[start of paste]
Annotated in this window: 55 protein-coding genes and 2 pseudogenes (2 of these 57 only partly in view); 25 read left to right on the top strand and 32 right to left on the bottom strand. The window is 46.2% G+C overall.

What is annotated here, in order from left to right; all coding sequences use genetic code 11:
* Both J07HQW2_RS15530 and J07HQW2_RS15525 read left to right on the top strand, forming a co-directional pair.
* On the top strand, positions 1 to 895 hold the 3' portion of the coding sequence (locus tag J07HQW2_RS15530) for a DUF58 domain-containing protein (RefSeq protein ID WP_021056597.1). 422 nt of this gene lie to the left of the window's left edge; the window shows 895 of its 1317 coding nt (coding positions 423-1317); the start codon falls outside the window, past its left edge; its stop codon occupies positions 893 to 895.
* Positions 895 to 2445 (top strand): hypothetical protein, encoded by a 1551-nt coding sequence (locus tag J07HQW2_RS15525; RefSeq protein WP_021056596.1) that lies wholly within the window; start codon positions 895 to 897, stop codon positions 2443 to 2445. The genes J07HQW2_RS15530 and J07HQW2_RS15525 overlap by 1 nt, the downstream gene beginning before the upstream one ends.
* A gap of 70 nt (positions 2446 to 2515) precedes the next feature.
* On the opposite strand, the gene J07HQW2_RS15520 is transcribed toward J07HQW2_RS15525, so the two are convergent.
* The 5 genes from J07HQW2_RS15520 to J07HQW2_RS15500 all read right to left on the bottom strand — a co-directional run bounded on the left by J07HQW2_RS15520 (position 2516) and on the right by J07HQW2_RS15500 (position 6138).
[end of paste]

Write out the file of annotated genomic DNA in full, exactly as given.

Annotated in this window: 55 protein-coding genes and 2 pseudogenes (2 of these 57 only partly in view); 25 read left to right on the top strand and 32 right to left on the bottom strand. The window is 46.2% G+C overall.

What is annotated here, in order from left to right; all coding sequences use genetic code 11:
* Both J07HQW2_RS15530 and J07HQW2_RS15525 read left to right on the top strand, forming a co-directional pair.
* On the top strand, positions 1 to 895 hold the 3' portion of the coding sequence (locus tag J07HQW2_RS15530) for a DUF58 domain-containing protein (RefSeq protein ID WP_021056597.1). 422 nt of this gene lie to the left of the window's left edge; the window shows 895 of its 1317 coding nt (coding positions 423-1317); the start codon falls outside the window, past its left edge; its stop codon occupies positions 893 to 895.
* Positions 895 to 2445 (top strand): hypothetical protein, encoded by a 1551-nt coding sequence (locus tag J07HQW2_RS15525; RefSeq protein WP_021056596.1) that lies wholly within the window; start codon positions 895 to 897, stop codon positions 2443 to 2445. The genes J07HQW2_RS15530 and J07HQW2_RS15525 overlap by 1 nt, the downstream gene beginning before the upstream one ends.
* A gap of 70 nt (positions 2446 to 2515) precedes the next feature.
* On the opposite strand, the gene J07HQW2_RS15520 is transcribed toward J07HQW2_RS15525, so the two are convergent.
* The 5 genes from J07HQW2_RS15520 to J07HQW2_RS15500 all read right to left on the bottom strand — a co-directional run bounded on the left by J07HQW2_RS15520 (position 2516) and on the right by J07HQW2_RS15500 (position 6138).